An integrated approach to Salesforce e-commerce

EMarketer projects North American e-commerce sales of $376 billion in 2015. That amount is a 14.3% increase from $329 billion in 2014.

U.S. e-commerce sales are expected to account for 93% of the North American total ($349 billion). That amount is a 14% increase from 2014’s U.S. e-retail sales of $305 billion (as reported by the U.S. Commerce Department).

The eMarketer report expects U.S. online sales to grow to $548 billion by 2019.

Monica Peart, forecasting director for eMarketer, says the biggest trend she’s found from analyzing the U.S. market data is consumers’ willingness to spend big online.

“Frequency of purchases and higher-value transactions are really growing online,” says Peart. “As a more mature market, we’re seeing sales continue to grow because of that. People are more willing to buy big-ticket items online.”

Source: read more at internet retailer: Global e-commerce set to grow 25% in 2015


Salesforce.com kicked off its Salesforce1 World Tour in New York City earlier this year. During a roundtable question and answer session after his keynote, a journalist asked CEO Marc Benioff about Salesforce and e-commerce:

Q: Do you need to have e-commerce capabilities?

Benioff: I think that’s a very fair question, and a question we ask ourselves all the time. But to this point we’ve said no, because we have very good partners in the e-commerce area. If Gartners’ analysts were here, though, they would say, service, marketing, and e-commerce are critical parts of the customer relationship management. But today, our customers are not driving us to that place, so we haven’t made strategic moves in that area; instead, we view that as an ecosystem partnership opportunity. You could just go to the AppExchange and look at e-commerce, and dozens of those companies are there.

Other Q&A topics included:

  • Salesforce.com’s relationship with Oracle
  • Benioff’s thoughts on Microsoft and Dynamics
  • Salesforce.com’s acquisition strategy
  • Benioff’s thoughts on OpenStack

Read the rest of the roundtable Q&A with Marc Benioff at VentureBeat.


eMarketer reports that B2C eCommerce sales exceeded $1 trillion for first time in 2012.

B2C eCommerce Sales, top 5 countries 2011-2013

In 2012, global B2C eCommerce grew 21% to over $1 trillion for the first time, according to new estimates by eMarketer.

In 2012, Americans spent $343 billion on online purchases. That figure is expected to increase to $385 billion in 2013, while China is projected to spend $182 billion.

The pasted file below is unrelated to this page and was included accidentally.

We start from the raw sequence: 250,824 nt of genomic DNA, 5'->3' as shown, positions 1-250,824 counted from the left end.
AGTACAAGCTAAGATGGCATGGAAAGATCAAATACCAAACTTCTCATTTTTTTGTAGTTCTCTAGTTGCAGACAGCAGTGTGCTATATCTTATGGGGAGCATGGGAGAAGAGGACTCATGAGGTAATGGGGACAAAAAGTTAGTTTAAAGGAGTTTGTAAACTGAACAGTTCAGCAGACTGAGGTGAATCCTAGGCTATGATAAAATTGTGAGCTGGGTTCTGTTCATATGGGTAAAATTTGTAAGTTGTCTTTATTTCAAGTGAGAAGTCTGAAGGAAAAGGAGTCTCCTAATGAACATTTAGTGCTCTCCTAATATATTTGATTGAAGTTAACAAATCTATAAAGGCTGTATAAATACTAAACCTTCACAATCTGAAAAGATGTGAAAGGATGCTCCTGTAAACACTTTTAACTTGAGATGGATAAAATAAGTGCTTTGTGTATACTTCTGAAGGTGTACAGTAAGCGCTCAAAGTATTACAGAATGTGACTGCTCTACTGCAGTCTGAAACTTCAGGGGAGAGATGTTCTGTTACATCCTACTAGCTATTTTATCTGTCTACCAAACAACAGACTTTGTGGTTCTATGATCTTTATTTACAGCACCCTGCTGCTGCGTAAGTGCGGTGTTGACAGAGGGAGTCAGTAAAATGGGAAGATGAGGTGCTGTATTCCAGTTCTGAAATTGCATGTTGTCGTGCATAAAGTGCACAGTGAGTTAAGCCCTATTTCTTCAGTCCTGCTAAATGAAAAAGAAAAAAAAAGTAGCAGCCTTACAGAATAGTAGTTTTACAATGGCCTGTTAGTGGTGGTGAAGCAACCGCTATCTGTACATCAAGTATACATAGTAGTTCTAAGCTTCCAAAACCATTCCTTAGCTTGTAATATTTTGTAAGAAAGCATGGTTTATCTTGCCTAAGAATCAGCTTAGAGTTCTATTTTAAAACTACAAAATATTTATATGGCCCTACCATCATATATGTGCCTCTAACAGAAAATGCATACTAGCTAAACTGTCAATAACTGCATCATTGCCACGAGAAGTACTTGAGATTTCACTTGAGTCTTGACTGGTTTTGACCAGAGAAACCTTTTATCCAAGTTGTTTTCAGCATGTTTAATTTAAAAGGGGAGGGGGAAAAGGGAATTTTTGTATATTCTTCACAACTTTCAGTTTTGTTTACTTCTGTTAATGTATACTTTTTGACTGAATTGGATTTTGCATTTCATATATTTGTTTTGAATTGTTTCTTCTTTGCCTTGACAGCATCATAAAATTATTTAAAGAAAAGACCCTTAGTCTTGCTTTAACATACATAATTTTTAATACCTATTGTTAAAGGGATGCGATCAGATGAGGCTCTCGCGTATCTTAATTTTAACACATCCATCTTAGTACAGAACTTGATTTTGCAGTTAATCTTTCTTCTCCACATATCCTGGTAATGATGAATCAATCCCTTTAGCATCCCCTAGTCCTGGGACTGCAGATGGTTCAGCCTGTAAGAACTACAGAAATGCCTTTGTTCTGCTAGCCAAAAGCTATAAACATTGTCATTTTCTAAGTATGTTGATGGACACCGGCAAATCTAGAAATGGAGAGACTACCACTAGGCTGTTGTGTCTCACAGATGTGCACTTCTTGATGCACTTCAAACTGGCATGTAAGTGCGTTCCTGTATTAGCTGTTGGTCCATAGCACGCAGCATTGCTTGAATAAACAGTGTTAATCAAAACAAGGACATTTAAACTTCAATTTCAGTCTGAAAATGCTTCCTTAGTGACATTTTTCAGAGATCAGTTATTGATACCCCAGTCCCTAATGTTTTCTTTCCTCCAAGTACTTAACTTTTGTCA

In 2013, eCommerce is expected to grow 18% to $1.3 trillion worldwide. eMarketer anticipates Asia-Pacific will surpass North America as the world’s biggest market for B2C online sales.

You can read more on eMarketer’s website here.


Did you know there are cities in America named “Christmas” and that the sales tax on Christmas trees varies from 0% to almost 10%?

Web-based sales tax provider Avalara has a fun infographic showing sales tax rates in cities named Christmas all across the US.

O Christmas Tree How WACKY are your taxes

The infographic shows Christmas, TN with a sales tax rate of 9.75% while Christmas Valley, OR charges no sales tax.

Check out Avalara’s other infographics here.


Internet Retailer has some interesting stats on eCommerce. Below is a chart showing Forrester Inc’s projections for the growth of eCommerce in the US.

US eCommerce sales 2011-2016

To see more charts, visit Internet Retailer’s trends & data page.


Baker Tilly, the full-service accounting and advisory firm, recently published a white paper called “It’s time to see e-commerce differently

Their paper explains that e-commerce is a vital part of business success for both B2B and B2C sales.  For example, Forrester Research predicts that by 2013, businesses will buy more than $559 Billion in goods and services via the web – more than double that of consumer web spending.

For e-commerce to provide the features of modern online shopping, businesses need to set up an “integrated technology platform.”  Such systems bring together e-commerce, CRM, production and financial systems.  The idea is to move from separate systems that are bolted together, to fully integrated systems with two-way communication and data that is synchronized immediately.

Salesforce and the Force.com platform are “good examples of where companies can utilize e-commerce solutions which integrate seamlessly with other platform applications.”

In their white paper, Baker Tilly specifically mentions Salesforce and the Force.com platform as “good examples of where companies can utilize e-commerce solutions which integrate seamlessly with other platform applications such as Customer Relationship Management, ERP, and Social Media Analysis.”

Native Salesforce e-commerce is part of an integrated technology platform

“If you treat e-commerce as an afterthought or bolt-on extension, you’ll likely miss the increasing opportunities that online channels represent to most businesses.”

Download Baker Tilly’s full  white paper here.

Venue - integrated eCommerce for Salesforce

If you use Salesforce and Force.com, you already have a great foundation.

With 100% native apps such as Venue e-commerce, you can build and customize an integrated technology platform for your business.

Learn more about Venue e-commerce here.